Walk, Don't Run

I was out of shape.
I mean don’t get me wrong I was working out 5 days a week, but I was primarily focused on lifting weights, getting stronger, flexing muscles, that kind of thing. I was way less concerned with my cardio, food choices, and overall health. I had gained some weight from my careless eating habits and I noticed how rough my conditioning had gotten. I couldn’t jog a track without being severely out of breath. This eventually led to enough discontentment that I was spurred to action. I decided to take up running.
Now my only experiences with running at this point were not good ones. I ran cross country in middle school as a kid who struggled with asthma. That combo didn't add up. I moved on from cross country and dove into football. My experience with running there was one of punishment. We were told to do sprints whenever we goofed off or were playing badly so, again, I wasn’t a big fan. I wrestled for two years in high school and this was when I was in the best shape of my life. Wrestling is one of the most difficult sports as far as conditioning goes and at this point, I was able to run a sub 6:00 minute mile. It was a painful time, but it was a rewarding time. I was able to see what hard work and perseverance could get me. That was the last time I took any kind of cardio seriously.
Now I’m 21 years old worried about the way things are going to progress if I don’t take some kind of action. So I buy a pair of running shoes and just go for it.
That’s what you are supposed to do right? Dive in head first and have no kind of plan?
Well, that's what I did and it didn’t help that I had “sub 6:00 mile” burnt into the back of my mind. It was like that was the only acceptable number for me and anything less was a failure. What I didn’t understand was that going on my first run as fast as I could for a mile was not the greatest game plan.
The first week of running was a disaster. I killed myself trying to run at an old pace I wasn’t properly trained for. I ran too hard and I couldn’t even finish a mile. I was discouraged and felt like giving up faster than I would like to admit.
What's the saying?
“The greatest teacher, failure is.” -Yoda
Yeah, I felt that. And it produced a new sense of humility in me I didn’t have when I started out with my ambitious running goal. I actually found it valuable to do some research on best training practices. Who would have thought?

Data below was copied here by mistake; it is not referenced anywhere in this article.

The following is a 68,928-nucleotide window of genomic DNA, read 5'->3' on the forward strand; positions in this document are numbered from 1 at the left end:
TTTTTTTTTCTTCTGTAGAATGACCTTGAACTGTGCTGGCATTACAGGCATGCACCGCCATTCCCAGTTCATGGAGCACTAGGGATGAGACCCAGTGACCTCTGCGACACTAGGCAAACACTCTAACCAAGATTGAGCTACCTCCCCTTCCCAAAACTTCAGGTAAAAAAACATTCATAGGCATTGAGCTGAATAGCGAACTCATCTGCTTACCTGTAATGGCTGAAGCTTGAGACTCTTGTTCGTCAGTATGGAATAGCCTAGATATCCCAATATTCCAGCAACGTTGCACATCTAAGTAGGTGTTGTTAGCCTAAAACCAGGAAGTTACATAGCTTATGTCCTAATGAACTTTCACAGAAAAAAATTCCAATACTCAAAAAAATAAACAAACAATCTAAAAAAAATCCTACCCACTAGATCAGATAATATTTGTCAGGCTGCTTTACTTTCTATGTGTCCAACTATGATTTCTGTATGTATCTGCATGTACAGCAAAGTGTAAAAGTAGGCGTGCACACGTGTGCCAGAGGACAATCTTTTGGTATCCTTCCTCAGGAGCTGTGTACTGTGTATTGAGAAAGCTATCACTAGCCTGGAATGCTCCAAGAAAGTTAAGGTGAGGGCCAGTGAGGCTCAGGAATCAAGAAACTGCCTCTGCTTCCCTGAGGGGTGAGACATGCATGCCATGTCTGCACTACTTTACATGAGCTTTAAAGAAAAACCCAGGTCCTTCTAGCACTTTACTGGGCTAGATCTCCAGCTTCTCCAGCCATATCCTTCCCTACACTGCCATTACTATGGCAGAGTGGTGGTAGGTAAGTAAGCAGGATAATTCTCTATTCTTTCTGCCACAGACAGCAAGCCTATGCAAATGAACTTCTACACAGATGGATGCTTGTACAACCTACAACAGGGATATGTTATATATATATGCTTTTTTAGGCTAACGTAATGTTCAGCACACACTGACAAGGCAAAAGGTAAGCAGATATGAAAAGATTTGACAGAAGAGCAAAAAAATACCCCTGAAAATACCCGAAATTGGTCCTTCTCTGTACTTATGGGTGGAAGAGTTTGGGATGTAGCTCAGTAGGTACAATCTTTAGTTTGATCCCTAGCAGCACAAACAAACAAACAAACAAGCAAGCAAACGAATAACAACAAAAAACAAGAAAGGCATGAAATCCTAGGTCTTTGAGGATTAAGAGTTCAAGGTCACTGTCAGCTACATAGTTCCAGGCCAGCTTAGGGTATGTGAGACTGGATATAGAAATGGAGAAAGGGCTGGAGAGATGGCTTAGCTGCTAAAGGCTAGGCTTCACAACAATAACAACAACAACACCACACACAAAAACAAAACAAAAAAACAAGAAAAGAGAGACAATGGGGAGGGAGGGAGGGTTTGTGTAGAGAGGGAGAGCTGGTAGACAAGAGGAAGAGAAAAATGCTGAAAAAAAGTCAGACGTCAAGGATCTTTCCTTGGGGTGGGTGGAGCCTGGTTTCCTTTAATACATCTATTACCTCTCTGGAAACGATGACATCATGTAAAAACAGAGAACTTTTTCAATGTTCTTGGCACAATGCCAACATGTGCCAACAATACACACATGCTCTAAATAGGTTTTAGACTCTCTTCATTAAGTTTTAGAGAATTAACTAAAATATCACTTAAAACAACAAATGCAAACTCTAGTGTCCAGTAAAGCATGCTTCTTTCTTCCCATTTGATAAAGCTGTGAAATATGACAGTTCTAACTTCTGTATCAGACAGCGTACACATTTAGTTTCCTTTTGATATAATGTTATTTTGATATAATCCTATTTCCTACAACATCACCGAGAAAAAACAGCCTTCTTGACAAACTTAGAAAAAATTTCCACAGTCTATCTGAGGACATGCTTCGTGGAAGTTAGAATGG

From my research, I gathered some interesting concepts. The 3 things that stood out to me were the following: 1. Be aware of your limits 2. Start small 3. Start early
Limits. That first one hit me. I was NOT aware of my limits. I was so consumed with an old dream that I forgot the fact that I was out of shape. Experts encourage runners to know the reality of where they are instead of assuming where they should be.
Start small. Running short distances at a slow pace to get used to the workouts helps prepare your body physically and mentally. I chose to hurt my body physically and discourage myself mentally.
Start early. This referred to training for a race. If you wanted to run a race you were told to start as early as possible giving yourself a long time to train before competing. In my head, I assumed I could run a 10k in the next few weeks!
This whole experience got me thinking do I ever do the same thing with God? Do I ever run too hard, ignoring my limits, starting out big too fast? The short answer is yes. I can get ambitious with goals about the spiritual life never really considering if God is with me or not.
There is a reason I think the Bible illustrates our relationship with God as one where we “walk with him”. Genesis 6:9, Micah 6:8, and Deuteronomy 5:33 are good references to name a few.
Kosuke Koyama wrote a book called Three Mile an Hour God where he said, “Love has its speed. It is a spiritual speed. It is a different kind of speed from the technological speed to which we are accustomed. It goes on in the depth of our life, whether we notice or not, at three miles an hour. It is the speed we walk and therefore the speed the love of God walks.’
To walk with God is to move through life at his grace-sustaining pace. To strive out of our flesh is to ignore our limits and disobey God.
There are quite a few stories in the Bible that illustrate ungodly ambition, but none more striking in my opinion than the life of Solomon. His story is one of great beginnings, but we all have read enough stories to realize that doesn't promise faithful endings. Solomon was marked by wisdom which he asked for specifically from God and he was known for his abundant wealth which God also blessed him with. He seemingly stewarded his wisdom well in the beginning. In one instance Queen Sheba traveled over 1,000 miles to visit Solomon and just glean from him.